Presuming Tottenham Hotspur finish with Champions League football next season, how might their campaign weigh up against their 2010/2011 adventure?
The most important thing for Spurs this season is to finish in the top four. Forget everything else, the Champions League is the most important thing in terms of the immediate financial and physical development of the club.
They have a different manager than they had in their 2010/2011 adventure which saw them win their group ahead of Inter Milan, FC Twente and Werder Bremen.
They could find it a lot more difficult second time round as Andre Villas-Boas seems to be a much more calculated and less risk taking manager than Harry Redknapp was during his first crack at the competition.
Spurs also scored the most goals in that group with 18 while they conceded 11 at the other end. They could struggle to score that many second time round considering the imminent and apparent departure of Gareth Bale.
Teams now seem to be harder to score against in Europe; Chelsea were the highest scorers in the group stage this season with 16 goals.
What this suggests that Spurs will need a better defence than they had last time in order to edge those narrow matches against the higher and lower profile teams in the competition.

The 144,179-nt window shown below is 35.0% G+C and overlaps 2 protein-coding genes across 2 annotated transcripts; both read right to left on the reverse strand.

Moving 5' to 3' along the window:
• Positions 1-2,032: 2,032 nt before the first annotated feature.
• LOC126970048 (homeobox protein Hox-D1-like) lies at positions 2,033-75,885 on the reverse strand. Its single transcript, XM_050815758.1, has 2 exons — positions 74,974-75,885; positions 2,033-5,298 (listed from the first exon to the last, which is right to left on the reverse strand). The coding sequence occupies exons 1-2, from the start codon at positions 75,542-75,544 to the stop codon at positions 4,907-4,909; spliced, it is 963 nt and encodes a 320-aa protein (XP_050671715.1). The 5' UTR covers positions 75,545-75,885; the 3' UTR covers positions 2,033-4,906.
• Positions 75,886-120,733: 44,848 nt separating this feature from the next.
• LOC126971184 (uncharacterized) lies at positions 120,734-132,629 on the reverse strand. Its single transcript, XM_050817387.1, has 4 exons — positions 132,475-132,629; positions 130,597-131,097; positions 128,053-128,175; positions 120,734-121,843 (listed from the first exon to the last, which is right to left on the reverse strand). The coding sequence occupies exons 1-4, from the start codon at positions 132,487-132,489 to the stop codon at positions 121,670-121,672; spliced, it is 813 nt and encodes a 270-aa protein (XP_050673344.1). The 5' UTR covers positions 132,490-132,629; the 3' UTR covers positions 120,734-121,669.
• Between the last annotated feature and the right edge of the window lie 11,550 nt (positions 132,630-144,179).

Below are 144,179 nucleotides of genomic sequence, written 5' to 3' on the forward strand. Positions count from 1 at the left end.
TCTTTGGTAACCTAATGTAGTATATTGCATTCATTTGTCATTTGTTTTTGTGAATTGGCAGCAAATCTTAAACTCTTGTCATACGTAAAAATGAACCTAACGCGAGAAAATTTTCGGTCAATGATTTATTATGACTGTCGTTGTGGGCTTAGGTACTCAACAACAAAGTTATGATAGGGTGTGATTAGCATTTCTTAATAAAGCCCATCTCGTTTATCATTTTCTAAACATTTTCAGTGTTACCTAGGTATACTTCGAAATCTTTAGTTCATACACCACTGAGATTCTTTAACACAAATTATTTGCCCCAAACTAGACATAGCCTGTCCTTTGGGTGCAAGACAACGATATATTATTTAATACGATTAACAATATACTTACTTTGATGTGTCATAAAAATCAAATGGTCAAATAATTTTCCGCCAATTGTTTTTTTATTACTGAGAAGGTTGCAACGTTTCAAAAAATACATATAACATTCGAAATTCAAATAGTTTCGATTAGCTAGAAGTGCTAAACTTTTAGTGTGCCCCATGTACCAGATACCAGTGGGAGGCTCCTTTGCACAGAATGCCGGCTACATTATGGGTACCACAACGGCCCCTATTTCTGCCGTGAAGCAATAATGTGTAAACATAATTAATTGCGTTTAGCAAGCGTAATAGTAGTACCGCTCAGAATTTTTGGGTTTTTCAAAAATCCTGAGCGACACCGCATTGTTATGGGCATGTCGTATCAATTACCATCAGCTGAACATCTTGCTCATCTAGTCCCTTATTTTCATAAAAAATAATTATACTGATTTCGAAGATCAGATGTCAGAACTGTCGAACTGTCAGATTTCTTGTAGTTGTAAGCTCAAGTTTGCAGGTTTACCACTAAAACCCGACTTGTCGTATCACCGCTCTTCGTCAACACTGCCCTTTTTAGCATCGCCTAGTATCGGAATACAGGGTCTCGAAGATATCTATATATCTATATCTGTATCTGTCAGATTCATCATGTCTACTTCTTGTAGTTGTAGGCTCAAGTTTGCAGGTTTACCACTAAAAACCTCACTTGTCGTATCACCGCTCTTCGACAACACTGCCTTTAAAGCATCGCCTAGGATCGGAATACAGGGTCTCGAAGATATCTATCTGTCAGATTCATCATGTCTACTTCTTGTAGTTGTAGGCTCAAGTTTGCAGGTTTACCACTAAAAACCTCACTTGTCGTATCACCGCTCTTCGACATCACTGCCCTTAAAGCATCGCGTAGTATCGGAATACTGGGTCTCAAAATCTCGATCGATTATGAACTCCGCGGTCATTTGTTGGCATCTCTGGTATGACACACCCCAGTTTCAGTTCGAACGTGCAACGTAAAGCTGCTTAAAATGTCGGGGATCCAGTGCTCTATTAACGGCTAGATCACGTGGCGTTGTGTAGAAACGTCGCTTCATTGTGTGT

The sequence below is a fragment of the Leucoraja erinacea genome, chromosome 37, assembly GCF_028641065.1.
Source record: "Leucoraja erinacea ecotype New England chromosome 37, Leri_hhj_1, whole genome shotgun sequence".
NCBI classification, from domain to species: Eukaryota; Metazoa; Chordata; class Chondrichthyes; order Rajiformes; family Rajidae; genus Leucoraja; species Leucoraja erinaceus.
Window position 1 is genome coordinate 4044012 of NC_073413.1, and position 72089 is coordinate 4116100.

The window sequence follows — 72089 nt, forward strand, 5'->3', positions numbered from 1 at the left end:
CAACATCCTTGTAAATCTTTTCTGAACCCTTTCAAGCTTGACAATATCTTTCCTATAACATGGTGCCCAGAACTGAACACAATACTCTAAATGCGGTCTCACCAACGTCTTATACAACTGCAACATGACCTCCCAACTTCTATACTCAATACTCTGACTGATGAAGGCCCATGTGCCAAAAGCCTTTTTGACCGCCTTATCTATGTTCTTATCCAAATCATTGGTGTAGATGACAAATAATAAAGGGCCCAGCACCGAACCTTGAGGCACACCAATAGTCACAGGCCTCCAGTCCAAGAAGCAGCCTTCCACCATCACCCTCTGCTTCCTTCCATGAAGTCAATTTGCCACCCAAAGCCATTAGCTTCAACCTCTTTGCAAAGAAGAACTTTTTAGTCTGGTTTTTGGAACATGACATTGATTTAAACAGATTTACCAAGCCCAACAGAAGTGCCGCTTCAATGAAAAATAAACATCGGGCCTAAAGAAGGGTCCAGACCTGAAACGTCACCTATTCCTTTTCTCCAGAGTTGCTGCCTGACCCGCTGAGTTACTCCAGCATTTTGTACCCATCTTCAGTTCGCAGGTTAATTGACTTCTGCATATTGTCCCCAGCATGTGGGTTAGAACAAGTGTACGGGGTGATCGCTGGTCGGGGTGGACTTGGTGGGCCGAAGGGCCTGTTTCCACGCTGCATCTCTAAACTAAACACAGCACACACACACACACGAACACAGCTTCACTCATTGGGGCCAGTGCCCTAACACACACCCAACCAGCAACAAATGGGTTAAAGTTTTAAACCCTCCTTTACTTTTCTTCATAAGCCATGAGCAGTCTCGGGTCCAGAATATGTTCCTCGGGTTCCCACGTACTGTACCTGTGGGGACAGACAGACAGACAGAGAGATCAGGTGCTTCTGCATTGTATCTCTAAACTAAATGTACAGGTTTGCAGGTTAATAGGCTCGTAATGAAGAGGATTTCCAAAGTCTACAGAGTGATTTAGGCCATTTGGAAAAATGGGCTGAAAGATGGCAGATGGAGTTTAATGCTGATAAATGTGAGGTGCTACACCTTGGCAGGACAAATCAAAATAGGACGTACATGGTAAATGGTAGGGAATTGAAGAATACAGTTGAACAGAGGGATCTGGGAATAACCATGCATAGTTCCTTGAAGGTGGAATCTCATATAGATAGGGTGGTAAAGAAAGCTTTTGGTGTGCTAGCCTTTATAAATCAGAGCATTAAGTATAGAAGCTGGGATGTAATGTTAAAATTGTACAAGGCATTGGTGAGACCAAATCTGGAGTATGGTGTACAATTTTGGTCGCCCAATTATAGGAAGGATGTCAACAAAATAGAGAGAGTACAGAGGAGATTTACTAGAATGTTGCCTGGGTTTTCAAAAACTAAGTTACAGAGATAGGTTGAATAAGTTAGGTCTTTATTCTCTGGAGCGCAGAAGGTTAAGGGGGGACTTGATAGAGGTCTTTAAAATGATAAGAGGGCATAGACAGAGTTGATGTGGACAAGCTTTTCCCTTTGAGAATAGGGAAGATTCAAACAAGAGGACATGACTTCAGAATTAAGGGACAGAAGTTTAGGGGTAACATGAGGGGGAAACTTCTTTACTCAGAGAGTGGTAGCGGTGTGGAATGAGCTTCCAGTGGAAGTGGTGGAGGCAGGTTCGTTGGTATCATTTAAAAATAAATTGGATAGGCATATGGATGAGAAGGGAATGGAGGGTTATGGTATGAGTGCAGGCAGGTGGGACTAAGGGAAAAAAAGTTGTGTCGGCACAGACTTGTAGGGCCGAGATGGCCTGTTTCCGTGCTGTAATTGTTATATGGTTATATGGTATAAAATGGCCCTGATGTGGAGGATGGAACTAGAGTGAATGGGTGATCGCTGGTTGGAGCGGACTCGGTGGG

As for their knock out play, they reached the quarter-final stage last time round, which again they could find a lot more difficult to achieve next season.
Villas-Boas certainly gives them a great chance of progressing because tactically he is a very efficient manager and he has experience in this competition already in his relatively young career.
Therefore, Spurs can hope for a repeat of that narrow 1-0 away win in Milan which set up the tie against Real Madrid. The difference is Spurs would arguably be a lot less likely to lose 4-0 away at Real Madrid if they met next season.
However, the main aim for the side at the moment is making sure they get there because there is only a four point gap from fifth place, which is currently occupied by Arsenal who would want nothing more than to get one over on Tottenham.
It’s going to be two from Spurs, Chelsea and Arsenal. If Spurs can make sure they are one of those sides then their history in the Champions League is good and they are arguably better suited to approach the tournament from a tactical and efficient point of view.
Will Spurs finish fourth? How do you think they’ll get on next year?
image: © Ronnie Macdonald